Johnstone Supply Eastern Michigan and Northern Ohio Group is an HVACR company that sells anything relating to commercial furnace, air conditioning and refrigeration.
The Johnstone Supply Inc. cooperative has been around for more than 50 years, launching a location in Detroit 22 years ago. Johnstone now has 13 stores throughout metro Detroit, including three in Oakland County (Troy, Orion Township and Farmington Hills).
By the time Johnstone opened its fourth store, it was buying instead of renting its buildings. A bank they were working with told them about Small Business Administration (SBA) Small Business loans.
“These were 80 percent-plus loans and the SBA portion of it is a 20-year loan fully amortized, which makes it much easier to buy properties at a fixed rate for those 20 years,” says Jeffrey Sheehan, Johnstone Supply president.
Simply put, it’s a really good deal for small businesses.
“With the federal SBA 504 loan program, we partner with banks or credit unions to help companies purchase fixed assets — an existing building, new construction or a significant piece of equipment,” says Cathy Rasegan, supervisor of financial services at Oakland County Business Finance Corp.
As one of only three Certified Development Companies (CDC) in Michigan, the Oakland County Business Finance Corp. can assist companies throughout the state (including the Upper Peninsula), along with rural areas outside of Michigan. Only a CDC can offer the SBA 504 loan.
“When they buy, they can also finance renovations if they need to, and now they can even refinance,” Rasegan says, explaining that small businesses can get the loan with 10 percent down in most cases, where a traditional bank loan requires 20 percent. Then the rate of the SBA portion of the loan is fixed for the life of the loan, which can be for 10, 20 or 25 years.
The SBA loan is executed in partnership with a bank loan. The structure is typically 50-40-10: 50 percent traditional bank loan, 40 percent SBA loan and 10 percent down payment.
This loan structure allowed Johnstone Supply to conserve its cash for down payments and buy bigger buildings the company could grow into as opposed to being limited to just what it could afford at the time.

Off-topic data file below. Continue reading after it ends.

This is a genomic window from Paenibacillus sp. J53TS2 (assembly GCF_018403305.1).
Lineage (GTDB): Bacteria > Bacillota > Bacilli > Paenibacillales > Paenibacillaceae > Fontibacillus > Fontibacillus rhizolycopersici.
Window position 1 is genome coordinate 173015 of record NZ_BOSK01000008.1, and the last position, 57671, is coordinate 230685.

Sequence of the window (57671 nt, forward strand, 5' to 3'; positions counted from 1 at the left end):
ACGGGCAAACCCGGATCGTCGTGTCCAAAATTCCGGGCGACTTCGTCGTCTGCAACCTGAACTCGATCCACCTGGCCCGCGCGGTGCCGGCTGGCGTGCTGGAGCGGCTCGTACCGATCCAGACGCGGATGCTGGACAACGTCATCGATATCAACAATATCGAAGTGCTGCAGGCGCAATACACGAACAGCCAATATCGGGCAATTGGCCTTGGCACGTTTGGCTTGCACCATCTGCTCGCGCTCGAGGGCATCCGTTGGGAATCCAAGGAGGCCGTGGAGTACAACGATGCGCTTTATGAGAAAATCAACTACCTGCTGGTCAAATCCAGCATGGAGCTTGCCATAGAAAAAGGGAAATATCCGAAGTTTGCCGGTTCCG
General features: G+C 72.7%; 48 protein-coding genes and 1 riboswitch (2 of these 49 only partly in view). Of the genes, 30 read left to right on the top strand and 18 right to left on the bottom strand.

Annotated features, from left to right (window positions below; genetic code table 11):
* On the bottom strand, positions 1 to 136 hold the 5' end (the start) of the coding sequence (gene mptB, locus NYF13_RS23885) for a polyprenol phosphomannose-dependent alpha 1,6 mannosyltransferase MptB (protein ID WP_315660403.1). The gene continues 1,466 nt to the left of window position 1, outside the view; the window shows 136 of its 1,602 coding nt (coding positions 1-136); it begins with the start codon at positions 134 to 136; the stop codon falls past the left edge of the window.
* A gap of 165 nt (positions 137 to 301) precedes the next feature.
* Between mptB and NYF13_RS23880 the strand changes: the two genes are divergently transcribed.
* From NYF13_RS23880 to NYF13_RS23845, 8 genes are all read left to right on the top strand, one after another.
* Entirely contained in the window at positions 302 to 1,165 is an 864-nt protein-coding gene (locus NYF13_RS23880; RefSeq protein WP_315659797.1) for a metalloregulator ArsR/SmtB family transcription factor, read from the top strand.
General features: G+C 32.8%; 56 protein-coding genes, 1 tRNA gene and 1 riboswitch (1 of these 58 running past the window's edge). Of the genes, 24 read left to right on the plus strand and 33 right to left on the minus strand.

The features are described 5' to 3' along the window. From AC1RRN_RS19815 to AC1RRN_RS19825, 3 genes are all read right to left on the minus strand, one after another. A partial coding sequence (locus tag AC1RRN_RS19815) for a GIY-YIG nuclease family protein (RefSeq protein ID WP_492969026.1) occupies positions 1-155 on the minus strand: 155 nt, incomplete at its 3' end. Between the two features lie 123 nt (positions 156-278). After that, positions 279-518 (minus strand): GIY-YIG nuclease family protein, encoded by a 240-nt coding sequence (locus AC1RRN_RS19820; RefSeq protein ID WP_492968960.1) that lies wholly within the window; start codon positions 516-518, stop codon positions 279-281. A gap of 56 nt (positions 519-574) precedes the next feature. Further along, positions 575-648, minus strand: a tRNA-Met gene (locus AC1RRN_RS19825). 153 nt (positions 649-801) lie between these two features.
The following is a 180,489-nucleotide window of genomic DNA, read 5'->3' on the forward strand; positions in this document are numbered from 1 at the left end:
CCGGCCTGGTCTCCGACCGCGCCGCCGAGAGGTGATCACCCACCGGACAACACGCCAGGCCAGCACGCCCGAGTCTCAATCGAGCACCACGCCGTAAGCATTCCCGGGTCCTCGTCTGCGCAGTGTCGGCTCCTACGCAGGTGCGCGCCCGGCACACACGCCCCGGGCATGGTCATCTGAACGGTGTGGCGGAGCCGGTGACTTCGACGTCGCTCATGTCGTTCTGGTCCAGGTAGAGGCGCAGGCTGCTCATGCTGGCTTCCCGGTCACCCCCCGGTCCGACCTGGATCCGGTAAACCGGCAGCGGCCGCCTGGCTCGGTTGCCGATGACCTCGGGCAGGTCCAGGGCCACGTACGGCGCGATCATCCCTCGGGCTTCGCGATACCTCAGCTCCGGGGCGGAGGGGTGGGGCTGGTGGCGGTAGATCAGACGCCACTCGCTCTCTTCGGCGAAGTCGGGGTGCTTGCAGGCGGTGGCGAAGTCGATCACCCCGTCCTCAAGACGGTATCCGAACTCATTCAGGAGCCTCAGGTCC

“That made the business grow to $100 million over the last 20 years,” Sheehan says. “That’s been a significant portion of why our growth has been so good. We’ve been able to add more stores and more employees, focus on more growth and get more attention from vendors, and we don’t have to worry about the loans being due. We wouldn’t have been able to do this otherwise.”
And the company continues to grow. With a roster of about 130 employees, Johnstone plans on buying another building soon and one or two more before the end of the year.
Sheehan credits the folks at the Oakland County Business Finance Corp. for making the process seamless and easy. He also says the loans are “extraordinarily reasonable” to get for those who are credit-worthy.
“The deal with Oakland County has been incredibly great,” he says. “They have a great department that is very business-oriented.”
In fact, Sheehan has enjoyed the relationship with Oakland County so much that he works with that team almost exclusively — even when the buildings aren’t in the county. Of the company’s 13 locations, 11 were purchased with loans through Oakland County, including several refinances. The only other loan Johnstone holds outside of Michigan is through a bank in Ohio.
Sheehan laughed as he recalled getting an award from Oakland County Executive L. Brooks Patterson in 2016 for the number of loans the company has received through the SBA program. Patterson even made a joking face when he realized two of the properties weren’t in Oakland County.
“Now even when we go to a different area, we still use them,” Sheehan says. “We have a relationship with Oakland County, so we just go back to where we want to go instead of where we’re ‘supposed’ to go.
“As a business owner, it’s hard for me to explain how great of a program it really is. They have all of the paperwork from the last transaction. They’re proactive in getting things approved with the SBA. They’re very transparent. They under promise and overperform. Anybody I talk to who deals with them tells me the exact same story.”
Rasegan is flattered to hear such feedback.
“As with any federal program, some clients have concerns it will be complicated. Oakland County is their partner and works towards making this a smooth process,” she says. “We’re as hands-on as we can be. We want you to run your business while we do our piece. When a repeat customer comes back, that speaks volumes for the program and more importantly, our partnerships.”